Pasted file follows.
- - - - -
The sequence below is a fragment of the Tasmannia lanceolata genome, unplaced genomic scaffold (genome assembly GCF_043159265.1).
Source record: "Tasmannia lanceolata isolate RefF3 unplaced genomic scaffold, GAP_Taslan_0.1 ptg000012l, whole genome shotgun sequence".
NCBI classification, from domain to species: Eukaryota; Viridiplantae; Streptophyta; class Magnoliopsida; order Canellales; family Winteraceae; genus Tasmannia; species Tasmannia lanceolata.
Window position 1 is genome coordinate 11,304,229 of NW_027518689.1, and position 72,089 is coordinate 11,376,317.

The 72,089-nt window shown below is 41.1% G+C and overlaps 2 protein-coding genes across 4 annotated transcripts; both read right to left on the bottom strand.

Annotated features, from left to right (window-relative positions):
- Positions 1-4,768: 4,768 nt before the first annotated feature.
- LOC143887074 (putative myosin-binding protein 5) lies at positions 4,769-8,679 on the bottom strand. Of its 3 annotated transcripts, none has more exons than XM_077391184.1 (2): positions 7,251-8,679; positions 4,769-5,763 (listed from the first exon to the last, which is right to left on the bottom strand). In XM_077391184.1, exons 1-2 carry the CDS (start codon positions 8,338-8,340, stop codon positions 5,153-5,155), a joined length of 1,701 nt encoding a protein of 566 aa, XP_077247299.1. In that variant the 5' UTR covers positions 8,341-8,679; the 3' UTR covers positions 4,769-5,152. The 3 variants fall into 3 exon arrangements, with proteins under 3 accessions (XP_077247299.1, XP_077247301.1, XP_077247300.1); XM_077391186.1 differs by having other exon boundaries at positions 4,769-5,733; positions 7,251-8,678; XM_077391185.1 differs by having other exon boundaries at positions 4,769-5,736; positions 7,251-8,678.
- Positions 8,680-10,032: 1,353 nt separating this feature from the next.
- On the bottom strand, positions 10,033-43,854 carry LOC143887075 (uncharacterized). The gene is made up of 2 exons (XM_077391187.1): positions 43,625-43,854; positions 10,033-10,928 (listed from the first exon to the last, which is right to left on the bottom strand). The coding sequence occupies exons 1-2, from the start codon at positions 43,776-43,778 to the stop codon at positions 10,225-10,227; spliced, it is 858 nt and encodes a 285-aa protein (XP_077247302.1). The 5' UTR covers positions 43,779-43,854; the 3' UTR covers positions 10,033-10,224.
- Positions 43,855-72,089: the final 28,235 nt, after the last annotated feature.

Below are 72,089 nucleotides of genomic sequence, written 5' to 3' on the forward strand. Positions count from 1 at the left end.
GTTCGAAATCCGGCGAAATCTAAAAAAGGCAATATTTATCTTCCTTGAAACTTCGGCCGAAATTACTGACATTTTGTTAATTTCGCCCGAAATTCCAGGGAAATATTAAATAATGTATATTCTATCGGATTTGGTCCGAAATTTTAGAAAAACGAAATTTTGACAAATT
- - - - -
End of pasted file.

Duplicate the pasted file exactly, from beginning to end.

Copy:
The sequence below is a fragment of the Tasmannia lanceolata genome, unplaced genomic scaffold (genome assembly GCF_043159265.1).
Source record: "Tasmannia lanceolata isolate RefF3 unplaced genomic scaffold, GAP_Taslan_0.1 ptg000012l, whole genome shotgun sequence".
NCBI classification, from domain to species: Eukaryota; Viridiplantae; Streptophyta; class Magnoliopsida; order Canellales; family Winteraceae; genus Tasmannia; species Tasmannia lanceolata.
Window position 1 is genome coordinate 11,304,229 of NW_027518689.1, and position 72,089 is coordinate 11,376,317.

The 72,089-nt window shown below is 41.1% G+C and overlaps 2 protein-coding genes across 4 annotated transcripts; both read right to left on the bottom strand.

Annotated features, from left to right (window-relative positions):
- Positions 1-4,768: 4,768 nt before the first annotated feature.
- LOC143887074 (putative myosin-binding protein 5) lies at positions 4,769-8,679 on the bottom strand. Of its 3 annotated transcripts, none has more exons than XM_077391184.1 (2): positions 7,251-8,679; positions 4,769-5,763 (listed from the first exon to the last, which is right to left on the bottom strand). In XM_077391184.1, exons 1-2 carry the CDS (start codon positions 8,338-8,340, stop codon positions 5,153-5,155), a joined length of 1,701 nt encoding a protein of 566 aa, XP_077247299.1. In that variant the 5' UTR covers positions 8,341-8,679; the 3' UTR covers positions 4,769-5,152. The 3 variants fall into 3 exon arrangements, with proteins under 3 accessions (XP_077247299.1, XP_077247301.1, XP_077247300.1); XM_077391186.1 differs by having other exon boundaries at positions 4,769-5,733; positions 7,251-8,678; XM_077391185.1 differs by having other exon boundaries at positions 4,769-5,736; positions 7,251-8,678.
- Positions 8,680-10,032: 1,353 nt separating this feature from the next.
- On the bottom strand, positions 10,033-43,854 carry LOC143887075 (uncharacterized). The gene is made up of 2 exons (XM_077391187.1): positions 43,625-43,854; positions 10,033-10,928 (listed from the first exon to the last, which is right to left on the bottom strand). The coding sequence occupies exons 1-2, from the start codon at positions 43,776-43,778 to the stop codon at positions 10,225-10,227; spliced, it is 858 nt and encodes a 285-aa protein (XP_077247302.1). The 5' UTR covers positions 43,779-43,854; the 3' UTR covers positions 10,033-10,224.
- Positions 43,855-72,089: the final 28,235 nt, after the last annotated feature.

Below are 72,089 nucleotides of genomic sequence, written 5' to 3' on the forward strand. Positions count from 1 at the left end.
GTTCGAAATCCGGCGAAATCTAAAAAAGGCAATATTTATCTTCCTTGAAACTTCGGCCGAAATTACTGACATTTTGTTAATTTCGCCCGAAATTCCAGGGAAATATTAAATAATGTATATTCTATCGGATTTGGTCCGAAATTTTAGAAAAACGAAATTTTGACAAATT